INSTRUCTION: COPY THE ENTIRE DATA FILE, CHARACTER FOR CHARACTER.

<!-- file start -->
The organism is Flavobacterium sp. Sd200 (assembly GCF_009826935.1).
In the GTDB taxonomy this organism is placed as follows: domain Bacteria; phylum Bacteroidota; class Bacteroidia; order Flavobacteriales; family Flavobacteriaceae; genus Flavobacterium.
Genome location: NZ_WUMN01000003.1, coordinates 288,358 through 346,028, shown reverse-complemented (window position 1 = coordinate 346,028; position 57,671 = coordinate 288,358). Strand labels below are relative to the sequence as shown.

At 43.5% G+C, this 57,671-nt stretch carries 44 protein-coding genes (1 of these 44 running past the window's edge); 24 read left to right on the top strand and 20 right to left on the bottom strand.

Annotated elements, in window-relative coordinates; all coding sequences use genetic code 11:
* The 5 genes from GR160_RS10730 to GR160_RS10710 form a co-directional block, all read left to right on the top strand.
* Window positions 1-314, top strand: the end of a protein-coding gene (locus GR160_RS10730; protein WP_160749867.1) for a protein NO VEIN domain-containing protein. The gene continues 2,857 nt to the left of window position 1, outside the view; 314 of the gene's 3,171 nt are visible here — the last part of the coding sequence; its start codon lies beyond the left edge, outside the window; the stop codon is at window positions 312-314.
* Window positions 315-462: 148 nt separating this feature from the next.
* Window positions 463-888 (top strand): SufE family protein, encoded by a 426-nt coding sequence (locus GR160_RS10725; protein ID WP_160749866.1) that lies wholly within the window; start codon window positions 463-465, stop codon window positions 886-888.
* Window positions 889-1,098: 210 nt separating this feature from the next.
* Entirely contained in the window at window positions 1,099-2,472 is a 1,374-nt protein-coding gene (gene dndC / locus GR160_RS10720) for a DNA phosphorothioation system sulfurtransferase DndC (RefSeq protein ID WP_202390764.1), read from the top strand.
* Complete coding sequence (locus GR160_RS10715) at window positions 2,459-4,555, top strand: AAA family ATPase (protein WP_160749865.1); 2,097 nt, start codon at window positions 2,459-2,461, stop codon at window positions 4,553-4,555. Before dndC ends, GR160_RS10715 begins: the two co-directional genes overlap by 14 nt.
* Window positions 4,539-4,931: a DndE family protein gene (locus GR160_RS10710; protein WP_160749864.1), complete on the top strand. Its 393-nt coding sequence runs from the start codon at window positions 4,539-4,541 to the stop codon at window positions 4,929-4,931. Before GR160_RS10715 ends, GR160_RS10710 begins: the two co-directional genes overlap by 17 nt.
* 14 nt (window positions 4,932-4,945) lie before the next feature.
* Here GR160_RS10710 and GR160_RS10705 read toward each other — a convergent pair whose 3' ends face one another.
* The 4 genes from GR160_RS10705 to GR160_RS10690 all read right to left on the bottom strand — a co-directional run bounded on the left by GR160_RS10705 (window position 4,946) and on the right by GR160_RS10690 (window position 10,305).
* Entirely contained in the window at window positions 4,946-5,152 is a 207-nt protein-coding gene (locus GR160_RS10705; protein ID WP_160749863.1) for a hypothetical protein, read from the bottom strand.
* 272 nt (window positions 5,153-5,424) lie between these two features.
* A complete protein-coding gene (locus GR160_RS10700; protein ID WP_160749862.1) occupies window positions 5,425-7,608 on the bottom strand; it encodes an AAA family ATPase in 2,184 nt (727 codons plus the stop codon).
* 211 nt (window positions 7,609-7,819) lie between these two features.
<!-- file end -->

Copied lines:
The organism is Flavobacterium sp. Sd200 (assembly GCF_009826935.1).
In the GTDB taxonomy this organism is placed as follows: domain Bacteria; phylum Bacteroidota; class Bacteroidia; order Flavobacteriales; family Flavobacteriaceae; genus Flavobacterium.
Genome location: NZ_WUMN01000003.1, coordinates 288,358 through 346,028, shown reverse-complemented (window position 1 = coordinate 346,028; position 57,671 = coordinate 288,358). Strand labels below are relative to the sequence as shown.

At 43.5% G+C, this 57,671-nt stretch carries 44 protein-coding genes (1 of these 44 running past the window's edge); 24 read left to right on the top strand and 20 right to left on the bottom strand.

Annotated elements, in window-relative coordinates; all coding sequences use genetic code 11:
* The 5 genes from GR160_RS10730 to GR160_RS10710 form a co-directional block, all read left to right on the top strand.
* Window positions 1-314, top strand: the end of a protein-coding gene (locus GR160_RS10730; protein WP_160749867.1) for a protein NO VEIN domain-containing protein. The gene continues 2,857 nt to the left of window position 1, outside the view; 314 of the gene's 3,171 nt are visible here — the last part of the coding sequence; its start codon lies beyond the left edge, outside the window; the stop codon is at window positions 312-314.
* Window positions 315-462: 148 nt separating this feature from the next.
* Window positions 463-888 (top strand): SufE family protein, encoded by a 426-nt coding sequence (locus GR160_RS10725; protein ID WP_160749866.1) that lies wholly within the window; start codon window positions 463-465, stop codon window positions 886-888.
* Window positions 889-1,098: 210 nt separating this feature from the next.
* Entirely contained in the window at window positions 1,099-2,472 is a 1,374-nt protein-coding gene (gene dndC / locus GR160_RS10720) for a DNA phosphorothioation system sulfurtransferase DndC (RefSeq protein ID WP_202390764.1), read from the top strand.
* Complete coding sequence (locus GR160_RS10715) at window positions 2,459-4,555, top strand: AAA family ATPase (protein WP_160749865.1); 2,097 nt, start codon at window positions 2,459-2,461, stop codon at window positions 4,553-4,555. Before dndC ends, GR160_RS10715 begins: the two co-directional genes overlap by 14 nt.
* Window positions 4,539-4,931: a DndE family protein gene (locus GR160_RS10710; protein WP_160749864.1), complete on the top strand. Its 393-nt coding sequence runs from the start codon at window positions 4,539-4,541 to the stop codon at window positions 4,929-4,931. Before GR160_RS10715 ends, GR160_RS10710 begins: the two co-directional genes overlap by 17 nt.
* 14 nt (window positions 4,932-4,945) lie before the next feature.
* Here GR160_RS10710 and GR160_RS10705 read toward each other — a convergent pair whose 3' ends face one another.
* The 4 genes from GR160_RS10705 to GR160_RS10690 all read right to left on the bottom strand — a co-directional run bounded on the left by GR160_RS10705 (window position 4,946) and on the right by GR160_RS10690 (window position 10,305).
* Entirely contained in the window at window positions 4,946-5,152 is a 207-nt protein-coding gene (locus GR160_RS10705; protein ID WP_160749863.1) for a hypothetical protein, read from the bottom strand.
* 272 nt (window positions 5,153-5,424) lie between these two features.
* A complete protein-coding gene (locus GR160_RS10700; protein ID WP_160749862.1) occupies window positions 5,425-7,608 on the bottom strand; it encodes an AAA family ATPase in 2,184 nt (727 codons plus the stop codon).
* 211 nt (window positions 7,609-7,819) lie between these two features.